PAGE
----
More than half of England is now under tougher coronavirus restrictions after the severest measures came into force in Lancashire on Saturday, while Londoners are now banned from meeting other households indoors.
Here, we look at how restrictions differ across the UK as of today (October 17).
A new three-tier system of coronavirus restrictions began on Wednesday.
Nationwide restrictions apply in Tier 1, which mean people can meet in a group of up to six people from multiple households either indoors or outdoors. Unlike in Scotland and Wales, the six includes children.
Pubs, bars and restaurants must close at 10pm and face coverings must be worn while shopping, on public transport and in other indoor areas.
Under the Tier 2 restrictions, people cannot meet with anyone they do not live with indoors unless they are part of a support bubble, while the rule of six applies for socialising outside.
Areas in Tier 2 currently include Greater Manchester, Cheshire, Derbyshire, West Yorkshire, South Yorkshire, Durham, Northumberland, Tyne and Wear, Tees Valley, West Midlands, Leicestershire and Nottinghamshire.
London, Essex, Elmbridge, Barrow-in-Furness, York, North East Derbyshire, Chesterfield and Erewash moved into Tier 2 on Saturday – meaning 25.2 million people will be in high-risk areas.
The most severe level of restrictions, Tier 3, means people cannot socialise with anyone outside their household in any indoor and many outdoor settings. Pubs and bars will be forced to close unless they can operate as a restaurant.
Weddings and funerals will be allowed to take place with restrictions on the number of guests, but wedding receptions are banned.
Lancashire and the Liverpool City Region are the only two areas of England under Tier 3 restrictions, meaning 3.1 million people are living under the toughest measures.
A tiering system is set to be introduced in Scotland, subject to the approval of Holyrood, replacing temporary coronavirus restrictions in place across the country.
It will indicate which level of regulations apply when the temporary restrictions end on October 25.
First Minister Nicola Sturgeon said the new framework will “strengthen our resilience to live with this virus” and will detail support for businesses in the future should they be the subject of further restrictions.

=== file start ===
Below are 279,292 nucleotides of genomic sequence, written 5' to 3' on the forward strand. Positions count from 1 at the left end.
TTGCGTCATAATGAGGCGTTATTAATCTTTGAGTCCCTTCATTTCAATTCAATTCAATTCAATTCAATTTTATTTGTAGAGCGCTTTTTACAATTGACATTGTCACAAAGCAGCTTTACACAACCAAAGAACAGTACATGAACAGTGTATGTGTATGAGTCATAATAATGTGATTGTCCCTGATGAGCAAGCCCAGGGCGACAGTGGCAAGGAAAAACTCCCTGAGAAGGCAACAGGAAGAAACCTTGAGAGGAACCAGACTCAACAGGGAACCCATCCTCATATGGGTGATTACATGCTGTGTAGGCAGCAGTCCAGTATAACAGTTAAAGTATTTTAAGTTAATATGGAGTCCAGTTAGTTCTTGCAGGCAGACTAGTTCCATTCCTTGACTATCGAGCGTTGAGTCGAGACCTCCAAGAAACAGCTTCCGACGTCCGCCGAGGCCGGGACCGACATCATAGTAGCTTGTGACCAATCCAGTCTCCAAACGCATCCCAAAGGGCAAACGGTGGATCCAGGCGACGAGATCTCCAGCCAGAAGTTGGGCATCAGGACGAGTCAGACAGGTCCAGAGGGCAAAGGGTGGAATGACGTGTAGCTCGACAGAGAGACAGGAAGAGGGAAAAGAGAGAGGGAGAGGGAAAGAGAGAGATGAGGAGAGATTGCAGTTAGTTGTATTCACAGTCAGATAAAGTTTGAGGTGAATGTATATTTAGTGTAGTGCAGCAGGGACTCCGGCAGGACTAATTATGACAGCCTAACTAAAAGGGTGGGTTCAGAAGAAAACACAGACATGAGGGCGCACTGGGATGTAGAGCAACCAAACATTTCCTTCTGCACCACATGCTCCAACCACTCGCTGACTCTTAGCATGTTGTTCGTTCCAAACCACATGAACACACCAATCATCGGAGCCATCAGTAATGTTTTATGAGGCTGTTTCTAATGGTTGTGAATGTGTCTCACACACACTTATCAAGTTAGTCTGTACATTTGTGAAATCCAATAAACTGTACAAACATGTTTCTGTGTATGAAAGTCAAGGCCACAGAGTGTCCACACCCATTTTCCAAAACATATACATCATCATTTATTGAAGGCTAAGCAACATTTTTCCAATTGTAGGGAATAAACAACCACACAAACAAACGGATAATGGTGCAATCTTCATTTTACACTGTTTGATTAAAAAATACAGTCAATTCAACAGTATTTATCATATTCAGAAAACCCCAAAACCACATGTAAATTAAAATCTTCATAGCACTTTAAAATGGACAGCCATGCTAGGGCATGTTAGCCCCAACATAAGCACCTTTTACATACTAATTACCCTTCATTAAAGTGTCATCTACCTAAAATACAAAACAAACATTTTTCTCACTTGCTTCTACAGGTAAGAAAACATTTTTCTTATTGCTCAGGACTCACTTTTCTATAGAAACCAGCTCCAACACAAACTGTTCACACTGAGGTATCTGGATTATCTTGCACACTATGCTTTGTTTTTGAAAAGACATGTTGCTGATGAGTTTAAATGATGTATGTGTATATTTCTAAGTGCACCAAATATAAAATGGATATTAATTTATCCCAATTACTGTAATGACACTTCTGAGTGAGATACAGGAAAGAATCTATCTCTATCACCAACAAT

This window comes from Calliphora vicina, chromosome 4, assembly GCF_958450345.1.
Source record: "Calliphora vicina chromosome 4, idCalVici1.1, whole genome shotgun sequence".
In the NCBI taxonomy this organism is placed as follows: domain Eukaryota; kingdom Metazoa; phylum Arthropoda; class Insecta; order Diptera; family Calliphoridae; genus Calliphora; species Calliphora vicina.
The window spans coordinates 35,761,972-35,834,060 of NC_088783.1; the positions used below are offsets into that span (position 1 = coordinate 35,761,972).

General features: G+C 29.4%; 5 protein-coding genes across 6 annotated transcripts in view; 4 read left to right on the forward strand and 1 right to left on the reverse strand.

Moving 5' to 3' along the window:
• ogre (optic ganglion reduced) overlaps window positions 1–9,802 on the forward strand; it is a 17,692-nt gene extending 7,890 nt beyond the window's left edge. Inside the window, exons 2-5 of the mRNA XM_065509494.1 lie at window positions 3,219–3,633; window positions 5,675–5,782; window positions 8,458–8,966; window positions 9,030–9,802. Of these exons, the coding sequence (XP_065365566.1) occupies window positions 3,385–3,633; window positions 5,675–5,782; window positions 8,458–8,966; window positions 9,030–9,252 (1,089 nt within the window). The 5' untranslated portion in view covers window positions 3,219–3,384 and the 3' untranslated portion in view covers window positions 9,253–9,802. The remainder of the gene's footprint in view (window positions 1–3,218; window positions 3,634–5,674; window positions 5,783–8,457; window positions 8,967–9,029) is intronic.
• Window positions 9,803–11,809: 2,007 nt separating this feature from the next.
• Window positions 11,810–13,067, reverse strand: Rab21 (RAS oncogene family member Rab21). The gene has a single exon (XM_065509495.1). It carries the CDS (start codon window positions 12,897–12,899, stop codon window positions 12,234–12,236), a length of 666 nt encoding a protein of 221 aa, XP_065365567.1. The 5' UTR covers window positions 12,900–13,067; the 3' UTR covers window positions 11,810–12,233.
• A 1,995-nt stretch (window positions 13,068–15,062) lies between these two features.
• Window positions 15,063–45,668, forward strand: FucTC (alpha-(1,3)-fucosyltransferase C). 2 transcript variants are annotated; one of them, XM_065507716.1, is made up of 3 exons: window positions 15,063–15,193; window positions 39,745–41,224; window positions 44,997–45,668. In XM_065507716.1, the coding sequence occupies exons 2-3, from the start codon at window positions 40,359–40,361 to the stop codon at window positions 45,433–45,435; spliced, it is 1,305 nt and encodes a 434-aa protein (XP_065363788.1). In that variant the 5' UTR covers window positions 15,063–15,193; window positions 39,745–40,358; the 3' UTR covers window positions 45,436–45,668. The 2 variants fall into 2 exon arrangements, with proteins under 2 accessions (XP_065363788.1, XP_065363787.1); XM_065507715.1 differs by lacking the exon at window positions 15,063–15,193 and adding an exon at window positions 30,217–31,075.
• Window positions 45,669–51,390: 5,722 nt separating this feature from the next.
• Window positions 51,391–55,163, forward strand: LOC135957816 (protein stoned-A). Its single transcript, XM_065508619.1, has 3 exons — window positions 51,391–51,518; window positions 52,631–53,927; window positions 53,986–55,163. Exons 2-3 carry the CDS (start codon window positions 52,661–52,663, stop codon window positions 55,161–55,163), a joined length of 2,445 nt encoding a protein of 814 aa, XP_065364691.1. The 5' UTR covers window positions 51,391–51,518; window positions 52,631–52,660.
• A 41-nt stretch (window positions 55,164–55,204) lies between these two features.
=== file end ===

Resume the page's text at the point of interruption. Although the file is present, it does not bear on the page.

Pubs, bars, restaurants and cafes outside central Scotland can only conduct indoor business between 6am and 6pm and not serve alcohol, although alcoholic drinks can be served until 10pm in outdoor areas.
Pubs and licensed restaurants in five health board areas – Greater Glasgow and Clyde, Lanarkshire, Ayrshire and Arran, Lothian, and Forth Valley – have been forced to close for all but takeaway service until October 26.
Snooker and pool halls, indoor bowling, casinos and bingo halls have also been made to close and no outdoor live events are allowed in these five areas.
In terms of seeing friends and family, people cannot meet others from another household in indoor household settings across Scotland unless they are part of an “extended household”, available to people who live alone or only with children under 18.
People can meet outdoors in groups of up to six, not including children under 12, from no more than two households, and a maximum of six people from two households can meet in indoor hospitality settings, such as pubs and cafes.
Ms Sturgeon has also advised Scots against travelling to high-risk areas of England, singling out Blackpool as “associated with a large and growing number of Covid cases in Scotland”.
First Minister Mark Drakeford has said the Welsh Government will be meeting over the weekend to discuss a circuit-breaker lockdown and will announce any decisions on Monday.
People in Tier 2 or 3 areas in England, as well as the central belt of Scotland and the whole of Northern Ireland, were banned from entering Wales from 6pm on Friday.
Currently, there are tighter restrictions in 17 areas of Wales, including Cardiff, Swansea and parts of North Wales, affecting more than 2.3 million people.
These prohibit people from entering or leaving their local area without a reasonable excuse such as work or education.
Under the more general lockdown rules in Wales, licensed premises have to stop selling alcohol at 10pm, face coverings are mandatory in indoor public spaces and public transport, and people cannot gather in groups of more than 30 outdoors.
The rules also say people are not allowed to meet indoors with people they do not live with, unless they have formed an extended household.
In areas with no local restrictions, up to four households are able to join to form an extended household, and can meet indoors in a group of up to six people, with children under 11 not included in the number.
– Northern Ireland
Tighter coronavirus restrictions announced by Stormont First Minister Arlene Foster came into force in Northern Ireland on Friday.
Pubs and restaurants have been closed for four weeks, with the exception of takeaways and deliveries, while schools will close on Monday for two weeks – one of which will cover the half-term Halloween break.
Under the new restrictions, retail outlets will remain open, as will gyms for individual training.
Churches will also remain open and it is understood a 25-person limit will be placed on funerals and weddings, but wedding receptions are prohibited.
People should work from home unless unable to do so, and are urged not to take unnecessary journeys.